//      sprintf ((char*) buffer, "%c%c", 0x50, 0x20);
        buffer[0] = 0x50;						// enter program mode
        buffer[1] = 0x20;
        serial_write (buffer, 2);
        serial_read (buffer, 2);

        if ((n != 2) || (buffer[0] != 0x14) || (buffer[1] != 0x10)) { 
            printf ("failed to enter program mode\n");
            exit (-1);
//      sprintf ((char*) buffer, "%c%c", 0x75, 0x20);
        buffer[0] = 0x75;						// read signature bytes (3)
        buffer[1] = 0x20;
        serial_write (buffer, 2);
        n = serial_read (buffer, 5);

        if ((n != 5) || (buffer[0] != 0x14) || (buffer[4] != 0x10)) { 
            printf ("failed to get signature\n");
            exit (-1);
        unsigned ID = (buffer[1] << 16) + (buffer[2] << 8) + buffer[3];
        printf ("signature = %06x   device = %s\n", ID, ID == 0x1e950f ? "ATmega328P" : "(wrong uP)"); 
        for (i = 0; i < sizeof(ICSP) / 0x80; i++) printf (".");
        for (i = 0; i < sizeof(ICSP) / 0x80; i++) printf ("\b");

        for (i = 0; i < sizeof(ICSP); i += 0x80) {
            printf ("#");

//          sprintf ((char*) buffer, "%c%c%c%c", 0x55, (i >> 1) % 0x100, (i >> 1) / 0x100, 0x20);
            buffer[0] = 0x55;						// load address
            buffer[1] = (i >> 1) % 0x100;				// address low (word boundary)
            buffer[2] = (i >> 1) / 0x100;				// address high
            buffer[3] = 0x20;
            serial_write (buffer, 4);
            n = serial_read (buffer, 2);

            if ((n != 2) || (buffer[0] != 0x14) || (buffer[1] != 0x10)) { 
                printf ("\nfailed to load address %04x\n", i);
                exit (-1);

//          sprintf ((char*) buffer, "%c%c%c%c", 0x64, 0x00, 0x80, 0x46);
            buffer[0] = 0x64;						// program page
            buffer[1] = 0x00;						// length high (in bytes, NOT words)
            buffer[2] = 0x80;						// length low (order reverse to address)
            buffer[3] = 0x46;
            memcpy (&buffer[4], &ICSP[i], 0x80);		// data (128 bytes)
            buffer[4 + 0x80] = 0x20;
            serial_write (buffer, 4 + 0x80 + 1);
            n = serial_read (buffer, 2);

            if ((n != 2) || (buffer[0] != 0x14) || (buffer[1] != 0x10)) { 
                printf ("\nfailed to program page\n");
                exit (-1);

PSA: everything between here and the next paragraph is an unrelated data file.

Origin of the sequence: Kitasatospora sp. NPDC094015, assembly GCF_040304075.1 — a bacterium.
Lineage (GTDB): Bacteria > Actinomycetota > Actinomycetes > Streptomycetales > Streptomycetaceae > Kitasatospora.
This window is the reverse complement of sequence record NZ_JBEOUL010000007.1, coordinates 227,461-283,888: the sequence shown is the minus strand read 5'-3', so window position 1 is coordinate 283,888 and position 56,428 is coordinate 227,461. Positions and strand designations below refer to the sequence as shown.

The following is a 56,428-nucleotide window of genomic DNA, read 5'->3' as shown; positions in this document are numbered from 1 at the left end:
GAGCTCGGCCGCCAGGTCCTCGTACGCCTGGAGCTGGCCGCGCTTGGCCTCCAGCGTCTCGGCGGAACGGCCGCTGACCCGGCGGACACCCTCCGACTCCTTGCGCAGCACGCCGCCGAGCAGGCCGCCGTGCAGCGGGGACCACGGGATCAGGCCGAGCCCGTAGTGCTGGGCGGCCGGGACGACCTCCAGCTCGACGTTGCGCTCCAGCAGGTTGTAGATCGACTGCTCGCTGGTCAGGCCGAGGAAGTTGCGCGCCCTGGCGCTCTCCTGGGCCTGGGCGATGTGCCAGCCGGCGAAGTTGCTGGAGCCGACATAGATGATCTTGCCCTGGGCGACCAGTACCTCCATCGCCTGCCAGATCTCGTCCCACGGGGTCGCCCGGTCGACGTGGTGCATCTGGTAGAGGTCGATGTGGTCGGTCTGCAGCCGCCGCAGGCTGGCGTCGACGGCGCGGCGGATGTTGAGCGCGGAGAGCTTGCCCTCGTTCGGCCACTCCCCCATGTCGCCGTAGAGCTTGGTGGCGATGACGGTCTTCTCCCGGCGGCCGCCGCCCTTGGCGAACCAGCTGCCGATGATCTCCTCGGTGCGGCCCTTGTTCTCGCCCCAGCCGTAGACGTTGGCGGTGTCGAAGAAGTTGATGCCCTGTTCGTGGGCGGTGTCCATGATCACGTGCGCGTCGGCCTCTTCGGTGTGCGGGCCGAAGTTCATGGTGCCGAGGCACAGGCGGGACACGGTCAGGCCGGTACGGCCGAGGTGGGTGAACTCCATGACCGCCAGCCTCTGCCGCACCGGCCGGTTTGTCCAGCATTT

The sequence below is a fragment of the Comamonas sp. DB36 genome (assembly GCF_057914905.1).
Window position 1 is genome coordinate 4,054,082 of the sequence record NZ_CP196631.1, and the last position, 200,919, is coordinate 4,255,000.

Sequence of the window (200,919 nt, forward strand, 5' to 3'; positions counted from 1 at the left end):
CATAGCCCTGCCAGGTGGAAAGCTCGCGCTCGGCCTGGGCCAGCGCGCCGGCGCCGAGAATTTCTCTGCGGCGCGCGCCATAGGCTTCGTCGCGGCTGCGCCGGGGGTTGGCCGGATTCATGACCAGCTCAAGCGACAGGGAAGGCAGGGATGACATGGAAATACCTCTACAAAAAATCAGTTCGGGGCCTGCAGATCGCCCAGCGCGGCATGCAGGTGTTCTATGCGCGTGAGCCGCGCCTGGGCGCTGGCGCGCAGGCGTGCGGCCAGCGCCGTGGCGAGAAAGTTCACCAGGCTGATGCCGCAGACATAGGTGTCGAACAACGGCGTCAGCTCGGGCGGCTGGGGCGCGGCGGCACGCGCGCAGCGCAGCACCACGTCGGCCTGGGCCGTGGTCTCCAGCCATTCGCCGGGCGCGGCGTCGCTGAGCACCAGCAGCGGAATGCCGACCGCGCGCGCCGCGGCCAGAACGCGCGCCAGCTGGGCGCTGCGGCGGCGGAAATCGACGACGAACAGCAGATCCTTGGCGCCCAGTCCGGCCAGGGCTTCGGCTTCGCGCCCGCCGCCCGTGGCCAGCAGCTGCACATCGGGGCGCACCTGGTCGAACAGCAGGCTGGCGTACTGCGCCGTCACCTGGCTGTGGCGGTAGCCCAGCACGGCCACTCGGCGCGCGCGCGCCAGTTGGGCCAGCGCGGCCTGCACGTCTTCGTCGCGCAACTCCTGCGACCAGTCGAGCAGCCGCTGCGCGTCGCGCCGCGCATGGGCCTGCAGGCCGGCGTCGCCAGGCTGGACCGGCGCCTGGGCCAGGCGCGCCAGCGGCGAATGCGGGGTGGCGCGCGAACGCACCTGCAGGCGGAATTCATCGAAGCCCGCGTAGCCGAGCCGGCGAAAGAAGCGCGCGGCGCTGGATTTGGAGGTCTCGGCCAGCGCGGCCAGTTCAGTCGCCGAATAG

printf ("\n");

//      sprintf ((char*) buffer, "%c%c", 0x51, 0x20);
        buffer[0] = 0x51;						// leave program mode
        buffer[1] = 0x20;
        serial_write (buffer, 2);
        n = serial_read (buffer, 2);

        if ((n != 2) || (buffer[0] != 0x14) || (buffer[1] != 0x10)) { 
            printf ("failed to exit program mode\n");
            exit (-1);
        printf ("firmware uploaded to 'ascii ICSP' adapter OK\n"); 

        exit (0);
            buffer[0] = 0x30;                     // get synchronization
            buffer[1] = 0x20;

Magic constants, like 0x30 and 0x20, are a maintenance nightmare. I suggest using the constants provided by Atmel...

#define CRC_EOP             0x20  // 'SPACE'
#define STK_GET_SYNC        0x30  // '0'

good point, i've now switched over to using the Atmel constants. must admit, it has made the code a tad easier to follow!

i'm particularly interested in determining how much of a subset of the STK500v1 protocol each of the arduino bootloaders requires to be present in communications from the host. at the moment my code implements the following:

  1. STK_GET_SYNC (loop until STK_INSYNC)
  3. STK_READ_SIGN (expect 0x1e950f for a 328p, warn if not)

do 4. STK_LOAD ADDRESS 5. STK_PROG_PAGE loop until all data written


so i've left out signon, all the fuse and lock stuff, and the setting of programming parameters. plus i don't bother with verifying. what i have seems sufficient to keep optiboot happy, but i am unsure if it is sufficient for the other Arduino bootloaders out there.

i guess WestfW may be the person to ask about this.

cheers, rob :-)

The entire Optiboot command loop is only 160 lines. I suspect your eyeballs will work just fine to determine which STK500v1 commands are used / important...

yes, the optiboot commands are well defined, and i have already seen the list:



what i am interested in is hearing about what commands [u]other[/u] arduino bootloaders require to be issued for correct operation. indeed, is there any definitive list of bootloaders that have commonly been loaded into shipped arduinos?

cheers, rob :-)

Well, all the source code is under one of these directories...


The atmega, optiboot, and stk500v2 bootloaders very likely cover the vast majority of the boards you could encounter. Those three are certainly a good place to start.

Given the fact that the constants start with "STK_" I suspect less than one minute with grep will answer your question.

were any 328p-based arduinos ever made that shipped with an STK500v2 bootloader? i was under the impression that only the 'mega' boards needed to use this protocol, due to the v1 protocol being limited to addressing no more than 128k of flash memory.

i've looked through a couple of the sets of source code, and see a common philosophy of implementing the minimum set of commands required to function. this leaves me pretty comfortable sticking to my 6-step approach above (although STK_ENTER_PROGMODE isn't needed). bearing in mind that i am only interested in supporting 328p-based arduinos.

cheers, rob :-)